The company the world needs. But the company the world deserves?

As the world nears a population of 9.5 billion people by the year 2050 and the world’s climate continues to become more volatile, Monsanto will work to provide the necessary resources to feed the world’s population. Monsanto is an industry leader in agriculture as it produces products in two segments: Seeds and Genomics, and Agricultural Productivity. The company has over 21,000 employees in facilities in sixty-six countries. In the Seeds and Genomics Segment, Monsanto researches, develops and sells normal seeds for crops like corn and soybeans as well as genetically modified seeds (GMOs) that incorporate certain traits in a seed to help the crop flourish. In the Agricultural Productivity Segment, Monsanto produces and sells chemicals like herbicides to its customers.

The products that Monsanto and its competitors sell can be credited with increasing the health and overall yield of crops around the world. While population will continue to increase, although at a slower rate, total farming acreage around the world will decrease. This means that the crop yields will have to increase significantly. Monsanto and its competitors will be at the forefront of this problem.

While it seems that Monsanto is truly needed in the future, there are a number of people who are against Monsanto and its competitors. There are groups of people who are against GMOs altogether based on an ethical standpoint. There are also people who question GMOs safety and propose to add labels to all products containing GMOs. The problem with this is that the majority of the population is not informed on GMOs and would not be able to make educated decisions. GMOs are also in many of the everyday products we consumer. Around 90% of corn and 90% of soybean in the United States are GMO corn or soybean. In addition, we are not able to prove that GMOs are in fact a danger to the public.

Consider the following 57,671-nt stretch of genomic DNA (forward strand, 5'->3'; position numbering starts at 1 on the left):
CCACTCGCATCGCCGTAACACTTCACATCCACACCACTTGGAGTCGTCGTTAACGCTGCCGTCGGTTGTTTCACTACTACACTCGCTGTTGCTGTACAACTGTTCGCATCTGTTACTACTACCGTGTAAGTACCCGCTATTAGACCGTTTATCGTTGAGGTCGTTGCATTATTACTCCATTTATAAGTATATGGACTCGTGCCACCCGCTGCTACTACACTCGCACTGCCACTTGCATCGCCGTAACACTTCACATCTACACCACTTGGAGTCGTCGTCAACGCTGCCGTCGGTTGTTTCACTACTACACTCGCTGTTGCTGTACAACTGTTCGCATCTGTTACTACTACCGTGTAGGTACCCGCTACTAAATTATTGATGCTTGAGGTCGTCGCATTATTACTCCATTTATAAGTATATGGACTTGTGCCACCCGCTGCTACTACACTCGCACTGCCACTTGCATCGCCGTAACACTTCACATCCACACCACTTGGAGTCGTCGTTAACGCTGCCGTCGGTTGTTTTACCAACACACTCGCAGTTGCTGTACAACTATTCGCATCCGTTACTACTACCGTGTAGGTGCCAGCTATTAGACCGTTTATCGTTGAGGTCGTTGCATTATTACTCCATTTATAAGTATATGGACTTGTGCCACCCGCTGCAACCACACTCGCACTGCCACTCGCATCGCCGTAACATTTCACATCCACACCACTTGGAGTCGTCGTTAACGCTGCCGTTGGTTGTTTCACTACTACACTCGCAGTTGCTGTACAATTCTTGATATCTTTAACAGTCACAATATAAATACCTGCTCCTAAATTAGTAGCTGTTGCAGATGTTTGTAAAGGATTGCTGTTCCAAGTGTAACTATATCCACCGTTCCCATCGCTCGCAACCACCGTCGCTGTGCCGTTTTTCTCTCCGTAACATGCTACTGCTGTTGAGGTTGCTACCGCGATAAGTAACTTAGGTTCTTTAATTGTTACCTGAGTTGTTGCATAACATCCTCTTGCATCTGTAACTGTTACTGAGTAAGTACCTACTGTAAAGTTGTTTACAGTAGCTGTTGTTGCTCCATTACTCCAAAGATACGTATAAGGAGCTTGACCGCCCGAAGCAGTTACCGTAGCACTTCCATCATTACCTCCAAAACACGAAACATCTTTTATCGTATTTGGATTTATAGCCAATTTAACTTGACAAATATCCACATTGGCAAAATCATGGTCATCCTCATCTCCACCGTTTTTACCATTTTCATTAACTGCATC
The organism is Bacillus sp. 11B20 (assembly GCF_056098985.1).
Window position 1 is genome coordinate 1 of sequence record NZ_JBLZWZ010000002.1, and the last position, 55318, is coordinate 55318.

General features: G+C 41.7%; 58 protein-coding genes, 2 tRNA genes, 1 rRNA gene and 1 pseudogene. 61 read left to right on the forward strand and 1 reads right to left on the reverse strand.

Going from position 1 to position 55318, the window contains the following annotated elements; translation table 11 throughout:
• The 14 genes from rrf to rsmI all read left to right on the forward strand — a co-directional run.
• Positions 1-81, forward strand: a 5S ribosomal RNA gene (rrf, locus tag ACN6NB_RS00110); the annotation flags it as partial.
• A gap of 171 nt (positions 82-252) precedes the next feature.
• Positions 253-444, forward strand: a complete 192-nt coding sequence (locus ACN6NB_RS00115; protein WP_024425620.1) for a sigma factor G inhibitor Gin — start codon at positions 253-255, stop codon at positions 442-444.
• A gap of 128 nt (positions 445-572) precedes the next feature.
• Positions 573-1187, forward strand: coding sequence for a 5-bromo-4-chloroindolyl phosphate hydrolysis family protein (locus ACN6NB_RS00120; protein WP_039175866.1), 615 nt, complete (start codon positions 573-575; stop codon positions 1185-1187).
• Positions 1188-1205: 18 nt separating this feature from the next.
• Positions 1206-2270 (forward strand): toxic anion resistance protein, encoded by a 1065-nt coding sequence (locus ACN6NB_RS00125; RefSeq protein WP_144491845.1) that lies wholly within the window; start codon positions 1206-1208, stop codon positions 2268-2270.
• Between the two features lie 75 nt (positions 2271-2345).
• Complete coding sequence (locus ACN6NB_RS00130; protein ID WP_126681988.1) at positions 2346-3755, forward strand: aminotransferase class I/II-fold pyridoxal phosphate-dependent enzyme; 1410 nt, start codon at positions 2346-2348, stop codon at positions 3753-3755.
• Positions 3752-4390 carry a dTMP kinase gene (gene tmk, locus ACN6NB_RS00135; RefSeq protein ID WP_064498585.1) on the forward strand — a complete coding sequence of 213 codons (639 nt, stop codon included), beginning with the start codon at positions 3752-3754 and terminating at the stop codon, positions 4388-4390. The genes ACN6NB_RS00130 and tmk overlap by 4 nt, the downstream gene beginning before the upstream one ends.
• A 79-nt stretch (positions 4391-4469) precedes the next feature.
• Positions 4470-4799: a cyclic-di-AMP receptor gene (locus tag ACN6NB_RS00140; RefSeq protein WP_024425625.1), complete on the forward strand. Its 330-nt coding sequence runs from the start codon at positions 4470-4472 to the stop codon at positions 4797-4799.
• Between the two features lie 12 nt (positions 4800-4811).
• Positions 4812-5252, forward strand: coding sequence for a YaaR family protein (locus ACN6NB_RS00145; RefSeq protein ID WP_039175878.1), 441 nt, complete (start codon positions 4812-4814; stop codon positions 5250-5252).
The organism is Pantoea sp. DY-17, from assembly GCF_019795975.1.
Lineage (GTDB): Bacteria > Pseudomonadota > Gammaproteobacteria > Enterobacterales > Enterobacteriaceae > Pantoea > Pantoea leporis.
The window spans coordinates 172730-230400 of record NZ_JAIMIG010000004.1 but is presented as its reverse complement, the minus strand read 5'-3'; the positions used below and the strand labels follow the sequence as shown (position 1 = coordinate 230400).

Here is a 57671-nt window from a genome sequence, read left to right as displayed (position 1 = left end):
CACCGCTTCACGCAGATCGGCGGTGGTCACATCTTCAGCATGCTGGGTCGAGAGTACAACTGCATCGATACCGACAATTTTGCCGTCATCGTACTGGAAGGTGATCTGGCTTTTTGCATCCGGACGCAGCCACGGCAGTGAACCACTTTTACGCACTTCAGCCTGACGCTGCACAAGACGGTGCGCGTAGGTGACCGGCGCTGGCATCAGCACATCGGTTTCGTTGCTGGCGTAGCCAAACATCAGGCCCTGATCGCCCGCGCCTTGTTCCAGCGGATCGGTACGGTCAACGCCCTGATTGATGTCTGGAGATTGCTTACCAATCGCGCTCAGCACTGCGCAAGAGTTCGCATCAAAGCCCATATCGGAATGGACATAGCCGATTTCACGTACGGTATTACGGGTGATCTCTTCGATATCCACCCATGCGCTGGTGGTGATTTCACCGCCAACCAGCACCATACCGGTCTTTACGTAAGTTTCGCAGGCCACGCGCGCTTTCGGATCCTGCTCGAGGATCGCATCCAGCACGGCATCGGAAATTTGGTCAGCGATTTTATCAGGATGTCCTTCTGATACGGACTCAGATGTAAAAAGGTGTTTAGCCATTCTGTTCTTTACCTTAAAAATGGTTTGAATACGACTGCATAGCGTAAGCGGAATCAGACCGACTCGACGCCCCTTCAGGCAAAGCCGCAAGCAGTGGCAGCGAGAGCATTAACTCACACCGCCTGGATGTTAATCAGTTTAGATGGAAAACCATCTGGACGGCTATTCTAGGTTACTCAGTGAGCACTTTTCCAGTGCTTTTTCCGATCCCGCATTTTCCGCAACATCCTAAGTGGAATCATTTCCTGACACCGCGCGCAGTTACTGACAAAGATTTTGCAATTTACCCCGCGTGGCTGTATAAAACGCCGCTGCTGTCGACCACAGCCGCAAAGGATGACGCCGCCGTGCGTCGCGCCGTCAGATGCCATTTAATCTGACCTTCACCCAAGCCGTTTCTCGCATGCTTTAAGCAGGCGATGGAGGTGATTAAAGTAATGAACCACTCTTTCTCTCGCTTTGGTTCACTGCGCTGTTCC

The necessity of companies like Monsanto and some backlash these companies have been met with provide an interesting case to research and discuss the ethical dilemma at the center of the debate. This ethical dilemma largely revolves around safety, environment and litigation, yet there these areas have a part in a number of larger debates in our society.

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5 thoughts on “The company the world needs. But the company the world deserves?”

  1. I think we have shaped a world that sees companies like Monsanto as a necessity for living hood of our food system. It will be interesting to see how these companies will start to change as they receive more backlash from the public about GMOs and how we can step away from relying on these companies.


  2. Monsanto may be a necessary evil in our ever population-increasing, globalized world. I believe the more important question is how will we feed 9.5 billion people? We can not even feed the 7 billion people on the planet today. Though I personally oppose GMOs and non-explicit labeling, GMOs may be necessary to feed the world’s population. From an ethical standpoint, Monsanto should research and limit the risks and negative health consequences that result from GMOs.